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Favorite Movie Series: Ryan Thompson on Gremlins

Today’s guest poster Ryan Thompson is an old friend of The Movie Advocate. He's operations administrator and and occasional on-air contributor at NPR member station KUNC, and our go-to guy for pop culture ephemera. Ryan knows more about reality television than is appropriate for one single human being. Here's Ryan...

I hate Christmas movies. From Christmas Vacation to A Christmas Story; Miracle on 34th Street to, yes, even A Muppet Christmas Carol - the schmaltz inherent to the holiday season infects even the darkest filmic tidings. I’m a pessimist at heart, and if Bill Murray, the acerbic savant par excellence could not avoid the sickness at the end of the otherwise pitch-black Christmas Carol riff Scrooged, what chance do the rest of us have? This is why, lo these 26 years after its release, Gremlins has remained the most gleefully mean-spirited Christmas movie of all time. It is the finest example of a genre that was born and died in the mid-1980s: the family horror movie.

There’s no need for me to recount the plot of Gremlins here – you’ve either seen it a million trillion times or you have no interest in it at all – but everything you need to know about it can be summed up in this brilliant clip.

Coming near the end of the movie, Phoebe Cates’ (as Kate, the apple-cheeked girl-next-door) rightly infamous “why I hate Christmas” monologue is a tour-de-force that stops the movie dead in its tracks. It is the sickest joke in a movie full of sick jokes, and captures the silly-queasy-horrifying-heartfelt tone in just a few clipped sentences. It’s important to note who she’s talking to – not Billy, her idiotic, mystical rule-breaking coworker and love interest who is responsible for this whole mess to begin with; but Gizmo, the Chinese guinea pig demon (which is, I believe, the correct translation for “Mogwai”) that’s riding around in her backpack. Gizmo’s reaction shot after Kate says “…and instead they pulled out my father” sets a standard by which all other movie puppets should be judged. Notice how that clip didn’t even have any gremlins in it? My very favorite moment in my very favorite movie is perhaps the quietest moment in the entire film. This was perhaps my first big Bus Stop Moment – the childhood equivalent to the Water Cooler Moment – and Gremlins is full of ‘em. Billy’s mom getting attacked in her kitchen, a theater full of gremlins singing along to “Hi-Ho” from Snow White & the Seven Dwarves, the prima-gremlin Spike using a chainsaw to try and kill Billy during the department store climax… Seriously, I could go on all day.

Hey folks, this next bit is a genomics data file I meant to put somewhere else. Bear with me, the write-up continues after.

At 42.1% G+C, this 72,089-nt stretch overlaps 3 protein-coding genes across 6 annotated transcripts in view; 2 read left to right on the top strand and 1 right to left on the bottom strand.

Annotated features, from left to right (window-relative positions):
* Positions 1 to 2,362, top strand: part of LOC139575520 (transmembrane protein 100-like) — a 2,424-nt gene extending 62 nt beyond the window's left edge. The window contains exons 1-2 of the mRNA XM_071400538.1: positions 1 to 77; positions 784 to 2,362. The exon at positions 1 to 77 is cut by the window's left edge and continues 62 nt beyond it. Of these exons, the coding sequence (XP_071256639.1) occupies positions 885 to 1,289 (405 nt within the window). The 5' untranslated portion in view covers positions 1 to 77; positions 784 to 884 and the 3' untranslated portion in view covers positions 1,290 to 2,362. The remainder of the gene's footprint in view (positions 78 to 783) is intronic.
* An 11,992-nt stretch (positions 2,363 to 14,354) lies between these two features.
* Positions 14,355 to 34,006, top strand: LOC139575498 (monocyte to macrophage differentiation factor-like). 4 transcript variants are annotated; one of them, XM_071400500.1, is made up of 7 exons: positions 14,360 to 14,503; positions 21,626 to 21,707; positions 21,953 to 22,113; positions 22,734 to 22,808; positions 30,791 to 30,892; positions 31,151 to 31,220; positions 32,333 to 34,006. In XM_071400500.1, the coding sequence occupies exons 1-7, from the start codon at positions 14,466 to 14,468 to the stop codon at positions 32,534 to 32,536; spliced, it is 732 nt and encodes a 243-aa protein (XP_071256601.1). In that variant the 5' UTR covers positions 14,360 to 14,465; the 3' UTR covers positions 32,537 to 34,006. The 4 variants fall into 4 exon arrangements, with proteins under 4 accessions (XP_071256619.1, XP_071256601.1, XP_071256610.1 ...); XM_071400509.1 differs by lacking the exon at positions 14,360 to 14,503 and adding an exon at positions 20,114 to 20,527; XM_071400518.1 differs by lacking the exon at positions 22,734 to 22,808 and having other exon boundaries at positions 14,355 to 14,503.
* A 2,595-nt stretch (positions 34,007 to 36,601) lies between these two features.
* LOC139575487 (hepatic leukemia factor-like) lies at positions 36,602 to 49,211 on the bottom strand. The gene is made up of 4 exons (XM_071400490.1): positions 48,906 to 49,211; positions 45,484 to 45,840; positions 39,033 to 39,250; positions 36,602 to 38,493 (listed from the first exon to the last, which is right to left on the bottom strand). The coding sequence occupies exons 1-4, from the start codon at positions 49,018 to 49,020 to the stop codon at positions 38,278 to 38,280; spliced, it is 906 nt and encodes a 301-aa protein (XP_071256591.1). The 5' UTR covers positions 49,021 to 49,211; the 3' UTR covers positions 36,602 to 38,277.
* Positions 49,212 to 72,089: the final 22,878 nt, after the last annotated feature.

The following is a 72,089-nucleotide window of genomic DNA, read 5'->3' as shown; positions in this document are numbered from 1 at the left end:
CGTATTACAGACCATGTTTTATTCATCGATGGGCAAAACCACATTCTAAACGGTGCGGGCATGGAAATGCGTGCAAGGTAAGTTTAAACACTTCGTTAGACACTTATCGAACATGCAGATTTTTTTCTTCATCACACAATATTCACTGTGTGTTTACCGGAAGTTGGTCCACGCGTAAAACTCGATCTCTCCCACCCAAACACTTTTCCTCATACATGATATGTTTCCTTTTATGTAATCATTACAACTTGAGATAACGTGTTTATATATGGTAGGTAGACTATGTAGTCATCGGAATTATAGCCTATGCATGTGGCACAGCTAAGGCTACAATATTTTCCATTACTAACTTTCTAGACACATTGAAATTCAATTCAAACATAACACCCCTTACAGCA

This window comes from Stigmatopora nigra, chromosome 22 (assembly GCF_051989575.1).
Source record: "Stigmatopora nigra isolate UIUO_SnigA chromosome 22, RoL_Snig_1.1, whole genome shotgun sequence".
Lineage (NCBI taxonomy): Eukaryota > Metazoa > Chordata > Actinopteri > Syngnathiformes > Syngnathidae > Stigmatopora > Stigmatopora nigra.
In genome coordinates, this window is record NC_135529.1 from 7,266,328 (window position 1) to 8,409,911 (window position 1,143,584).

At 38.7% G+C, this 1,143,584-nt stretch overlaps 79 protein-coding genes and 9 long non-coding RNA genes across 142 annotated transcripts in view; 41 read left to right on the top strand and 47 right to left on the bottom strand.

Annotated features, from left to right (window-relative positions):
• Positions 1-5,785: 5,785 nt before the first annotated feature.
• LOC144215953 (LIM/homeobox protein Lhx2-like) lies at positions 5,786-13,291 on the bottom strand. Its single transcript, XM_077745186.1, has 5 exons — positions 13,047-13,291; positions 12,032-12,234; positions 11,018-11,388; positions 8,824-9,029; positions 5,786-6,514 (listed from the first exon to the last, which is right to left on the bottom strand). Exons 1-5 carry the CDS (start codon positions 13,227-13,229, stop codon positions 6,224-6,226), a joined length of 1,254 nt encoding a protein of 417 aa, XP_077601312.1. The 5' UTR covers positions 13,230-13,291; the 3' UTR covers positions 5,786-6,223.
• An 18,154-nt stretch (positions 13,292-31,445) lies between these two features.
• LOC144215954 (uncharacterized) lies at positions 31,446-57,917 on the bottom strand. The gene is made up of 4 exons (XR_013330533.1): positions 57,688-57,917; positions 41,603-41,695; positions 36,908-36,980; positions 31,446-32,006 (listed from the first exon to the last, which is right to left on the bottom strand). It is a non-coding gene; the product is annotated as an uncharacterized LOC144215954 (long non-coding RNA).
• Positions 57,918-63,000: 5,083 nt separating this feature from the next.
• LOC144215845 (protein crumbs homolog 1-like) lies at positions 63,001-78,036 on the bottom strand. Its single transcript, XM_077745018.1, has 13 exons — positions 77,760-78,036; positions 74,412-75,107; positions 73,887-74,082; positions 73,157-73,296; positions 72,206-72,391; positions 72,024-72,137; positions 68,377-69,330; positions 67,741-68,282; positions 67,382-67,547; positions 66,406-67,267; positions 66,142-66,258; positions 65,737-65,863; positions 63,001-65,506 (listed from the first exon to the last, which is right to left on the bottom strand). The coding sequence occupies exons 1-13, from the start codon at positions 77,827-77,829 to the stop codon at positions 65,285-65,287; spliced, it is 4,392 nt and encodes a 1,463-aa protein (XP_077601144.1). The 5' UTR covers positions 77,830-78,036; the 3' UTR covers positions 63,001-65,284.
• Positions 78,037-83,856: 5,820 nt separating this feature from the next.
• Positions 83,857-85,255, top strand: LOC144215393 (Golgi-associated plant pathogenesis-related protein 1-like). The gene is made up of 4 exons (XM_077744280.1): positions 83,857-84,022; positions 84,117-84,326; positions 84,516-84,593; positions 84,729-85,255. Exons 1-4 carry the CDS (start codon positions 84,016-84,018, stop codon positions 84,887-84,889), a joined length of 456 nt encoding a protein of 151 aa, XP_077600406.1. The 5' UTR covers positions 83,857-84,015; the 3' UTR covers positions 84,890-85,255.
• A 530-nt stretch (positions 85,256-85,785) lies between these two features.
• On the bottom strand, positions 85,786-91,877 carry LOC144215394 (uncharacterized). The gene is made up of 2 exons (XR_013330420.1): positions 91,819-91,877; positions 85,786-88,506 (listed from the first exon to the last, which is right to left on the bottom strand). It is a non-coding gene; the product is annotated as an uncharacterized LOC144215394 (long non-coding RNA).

Gremlins is one of the few “nostalgia films”, (defined as films beloved by me as a child that I will always stop for when they air on cable), that still holds up to my adult critiques. The special effects are always better than I think they are going to be, the jokes funnier, the scares scarier. I was a skinny, nerdy, Queer-with-a-capitol-Q, Spielberg enthusiast with less than zero friends to my name as a kid, and my VHS copy of Gremlins that my dad gave me for my tenth birthday became, over the years, my default Friday night. I distinctly remember my first day of fifth grade, when each student had to introduce ourselves using our name and a fact about ourselves – I said “My name is Ryan Thompson, and my favorite actress is Phoebe Cates.” – in retrospect this was not the best way to go.

In the new age of social networking, choosing your “favorite movie” is kind of a big deal – exactly what does it say about me if my favorite movie is Amelie? Or The Royal Tennenbaums? Or, God forbid, Fight Club? But I feel comfortable with Gremlins. I feel like it sends the right message – that while I may secretly long for anarchy and chaos to reign, it’s sometimes nicer just to curl up next to the Christmas tree with your pet mogwai that your dad stole from an old Chinese guy, and watch TV while the whole town goes to hell.


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